Maine Beer Company Rings the Dinner Bell One More Time

It’s three in the afternoon.  Tim and I barrel up 295 with the singular purpose of acquiring Maine Beer Company’s Dinner.  We talk idly about nothing in particular; the clear subtext to this chatter is the nervous energy that when we get to the Freeport tasting room Dinner time will be over.

I was assured by one of the marvelous tasting room pourers at MBC earlier in the week that they made 300 cases this run as opposed to the 70 cases they brewed in the inaugural batch.

Dinner LabelStill, my anxiety rumbles with the same intensity of Tim’s tires on the black pavement.

This beer is a big deal.  From my review of the beer when it first came out March, I noted that this beer is a panoply of fresh citrus flavor.  Just smelling this beer’s aroma is as good if not better than drinking most other beers.

In a dream, Tim pulls off the Freeport exit, turns onto Route 1, and there is the sky-blue Maine Beer Company sign.  We park in a surprisingly uncongested lot.  Up the steps two at a time, through the door, and I’m greeted by Christina, MBC’s pourer extrodanaire.

“You’re lucky you made it.  There are three cases left,” she says as other customers vie for her attention.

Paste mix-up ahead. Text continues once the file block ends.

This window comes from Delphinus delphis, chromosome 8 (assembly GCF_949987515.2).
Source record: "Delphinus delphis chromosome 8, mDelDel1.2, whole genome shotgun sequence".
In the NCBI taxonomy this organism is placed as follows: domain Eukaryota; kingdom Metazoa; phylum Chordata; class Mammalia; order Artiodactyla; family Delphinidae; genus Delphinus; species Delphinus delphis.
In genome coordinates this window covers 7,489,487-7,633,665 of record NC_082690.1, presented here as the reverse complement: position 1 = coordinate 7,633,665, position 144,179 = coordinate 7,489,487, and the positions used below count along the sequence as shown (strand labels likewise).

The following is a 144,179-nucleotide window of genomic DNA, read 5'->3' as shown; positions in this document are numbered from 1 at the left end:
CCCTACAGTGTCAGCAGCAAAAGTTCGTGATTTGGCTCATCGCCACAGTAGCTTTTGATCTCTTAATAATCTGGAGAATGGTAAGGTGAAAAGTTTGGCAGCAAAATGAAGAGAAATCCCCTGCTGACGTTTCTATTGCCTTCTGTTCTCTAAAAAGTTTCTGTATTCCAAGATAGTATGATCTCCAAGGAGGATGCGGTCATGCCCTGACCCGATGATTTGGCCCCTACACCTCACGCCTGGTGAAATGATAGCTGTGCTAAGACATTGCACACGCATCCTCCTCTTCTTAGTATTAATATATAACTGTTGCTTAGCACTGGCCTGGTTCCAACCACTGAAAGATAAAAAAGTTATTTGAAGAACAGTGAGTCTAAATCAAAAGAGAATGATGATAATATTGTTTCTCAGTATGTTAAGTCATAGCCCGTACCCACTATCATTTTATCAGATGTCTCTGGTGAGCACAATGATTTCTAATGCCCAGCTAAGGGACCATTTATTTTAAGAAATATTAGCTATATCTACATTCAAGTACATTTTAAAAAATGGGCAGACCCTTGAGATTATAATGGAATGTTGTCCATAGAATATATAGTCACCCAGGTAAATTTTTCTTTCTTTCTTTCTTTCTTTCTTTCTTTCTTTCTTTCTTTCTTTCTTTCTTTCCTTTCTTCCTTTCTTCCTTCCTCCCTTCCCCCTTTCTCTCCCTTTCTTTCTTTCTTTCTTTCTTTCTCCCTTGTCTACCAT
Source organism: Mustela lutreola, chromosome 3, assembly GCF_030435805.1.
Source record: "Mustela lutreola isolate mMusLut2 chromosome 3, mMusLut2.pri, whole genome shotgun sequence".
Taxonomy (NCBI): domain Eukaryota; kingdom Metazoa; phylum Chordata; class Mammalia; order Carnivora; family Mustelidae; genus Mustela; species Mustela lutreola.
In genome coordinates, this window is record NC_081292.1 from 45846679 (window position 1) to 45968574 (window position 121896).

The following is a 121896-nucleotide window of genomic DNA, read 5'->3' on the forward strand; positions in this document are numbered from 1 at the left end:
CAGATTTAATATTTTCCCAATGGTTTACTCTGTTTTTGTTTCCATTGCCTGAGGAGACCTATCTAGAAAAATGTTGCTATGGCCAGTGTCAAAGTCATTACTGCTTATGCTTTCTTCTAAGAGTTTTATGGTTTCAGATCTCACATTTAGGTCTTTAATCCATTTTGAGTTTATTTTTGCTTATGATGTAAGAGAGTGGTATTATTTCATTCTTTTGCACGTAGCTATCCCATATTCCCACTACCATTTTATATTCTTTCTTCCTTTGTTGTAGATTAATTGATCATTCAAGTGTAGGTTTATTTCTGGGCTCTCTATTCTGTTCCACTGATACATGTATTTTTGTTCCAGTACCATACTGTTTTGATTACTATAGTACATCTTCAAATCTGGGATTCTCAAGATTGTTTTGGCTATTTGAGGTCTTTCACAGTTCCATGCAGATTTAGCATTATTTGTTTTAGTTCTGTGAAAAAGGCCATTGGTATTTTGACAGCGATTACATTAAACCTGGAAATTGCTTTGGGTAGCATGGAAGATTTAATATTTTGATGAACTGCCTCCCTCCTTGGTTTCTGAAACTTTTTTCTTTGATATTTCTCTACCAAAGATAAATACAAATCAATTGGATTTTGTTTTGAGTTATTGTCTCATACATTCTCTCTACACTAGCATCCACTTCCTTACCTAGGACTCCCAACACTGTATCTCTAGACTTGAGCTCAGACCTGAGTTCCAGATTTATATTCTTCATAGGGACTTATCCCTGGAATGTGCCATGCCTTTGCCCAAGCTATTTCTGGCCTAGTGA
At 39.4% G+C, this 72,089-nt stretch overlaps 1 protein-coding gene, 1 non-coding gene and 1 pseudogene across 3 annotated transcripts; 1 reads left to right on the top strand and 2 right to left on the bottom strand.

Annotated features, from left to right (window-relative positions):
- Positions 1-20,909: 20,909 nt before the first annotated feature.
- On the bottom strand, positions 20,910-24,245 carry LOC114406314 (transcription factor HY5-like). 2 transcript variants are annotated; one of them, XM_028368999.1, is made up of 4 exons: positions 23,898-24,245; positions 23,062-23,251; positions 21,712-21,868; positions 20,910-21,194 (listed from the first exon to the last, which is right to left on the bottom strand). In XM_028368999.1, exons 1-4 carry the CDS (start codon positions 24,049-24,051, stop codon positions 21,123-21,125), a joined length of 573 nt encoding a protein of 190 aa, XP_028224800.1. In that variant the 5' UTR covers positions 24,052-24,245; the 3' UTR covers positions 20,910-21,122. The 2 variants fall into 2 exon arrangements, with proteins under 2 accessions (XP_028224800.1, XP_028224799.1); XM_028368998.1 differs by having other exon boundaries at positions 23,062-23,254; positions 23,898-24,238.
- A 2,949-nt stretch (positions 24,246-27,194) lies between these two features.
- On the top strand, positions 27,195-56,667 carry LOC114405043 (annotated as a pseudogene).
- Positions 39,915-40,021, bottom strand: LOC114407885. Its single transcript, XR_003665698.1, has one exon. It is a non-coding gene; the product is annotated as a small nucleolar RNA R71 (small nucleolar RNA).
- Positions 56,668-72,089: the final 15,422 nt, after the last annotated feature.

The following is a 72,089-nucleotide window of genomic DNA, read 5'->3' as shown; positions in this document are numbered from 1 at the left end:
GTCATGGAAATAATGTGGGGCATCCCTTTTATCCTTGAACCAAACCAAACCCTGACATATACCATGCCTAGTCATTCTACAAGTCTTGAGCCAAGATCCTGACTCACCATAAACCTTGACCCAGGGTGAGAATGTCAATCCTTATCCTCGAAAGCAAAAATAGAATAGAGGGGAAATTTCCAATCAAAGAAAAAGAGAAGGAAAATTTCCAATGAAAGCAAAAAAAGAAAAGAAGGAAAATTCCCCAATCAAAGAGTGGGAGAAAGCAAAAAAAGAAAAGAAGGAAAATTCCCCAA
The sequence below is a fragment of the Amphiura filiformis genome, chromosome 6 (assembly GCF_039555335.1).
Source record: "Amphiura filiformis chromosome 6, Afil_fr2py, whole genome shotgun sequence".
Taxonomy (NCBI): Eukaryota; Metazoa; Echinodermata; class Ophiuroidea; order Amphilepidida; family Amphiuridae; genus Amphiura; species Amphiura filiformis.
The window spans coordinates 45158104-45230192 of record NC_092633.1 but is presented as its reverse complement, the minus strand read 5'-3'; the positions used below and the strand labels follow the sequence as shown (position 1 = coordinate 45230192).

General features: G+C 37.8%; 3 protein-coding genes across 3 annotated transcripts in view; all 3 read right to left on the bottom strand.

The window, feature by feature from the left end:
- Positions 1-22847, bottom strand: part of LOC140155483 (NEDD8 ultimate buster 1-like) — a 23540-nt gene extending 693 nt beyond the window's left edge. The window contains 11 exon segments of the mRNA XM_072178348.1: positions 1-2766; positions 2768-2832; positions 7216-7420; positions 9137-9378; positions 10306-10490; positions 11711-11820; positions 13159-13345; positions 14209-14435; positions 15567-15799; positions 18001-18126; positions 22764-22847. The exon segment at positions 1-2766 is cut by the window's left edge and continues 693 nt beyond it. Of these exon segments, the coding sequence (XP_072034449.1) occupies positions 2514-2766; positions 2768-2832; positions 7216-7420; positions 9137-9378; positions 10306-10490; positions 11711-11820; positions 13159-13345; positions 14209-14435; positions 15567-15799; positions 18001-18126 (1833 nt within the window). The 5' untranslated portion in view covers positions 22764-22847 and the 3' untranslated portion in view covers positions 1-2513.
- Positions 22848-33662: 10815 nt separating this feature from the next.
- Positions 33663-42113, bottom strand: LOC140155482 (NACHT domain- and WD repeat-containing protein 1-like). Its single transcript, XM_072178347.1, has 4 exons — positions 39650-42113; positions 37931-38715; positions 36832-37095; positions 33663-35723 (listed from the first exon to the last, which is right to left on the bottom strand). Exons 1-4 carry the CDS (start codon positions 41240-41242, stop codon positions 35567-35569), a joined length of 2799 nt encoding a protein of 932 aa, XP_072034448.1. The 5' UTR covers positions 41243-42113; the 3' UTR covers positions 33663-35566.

“What?  I thought they made 300 cases this time,” I say.

“They did.  It’s been crazy.  Some guy slept in his car last night.  The brewers saw him when they showed up at 6 this morning,” she laughs.

Tim and I laugh, but our mirth is cut short by our understanding that we need to act.  We procure our bottles — some of the very last bottles available — and Christina stores them behind the counter where they’ll be safe from the ravenous customers.

Glass of DinnerWe order up a couple 10 oz. glasses of Dinner — they still seemed to have plenty on tap at the tasting room — and sit.

Nose to the glass.  Breathe.  The rough edges of the world are smoothed out.  The citrus nirvana is everything I remembered.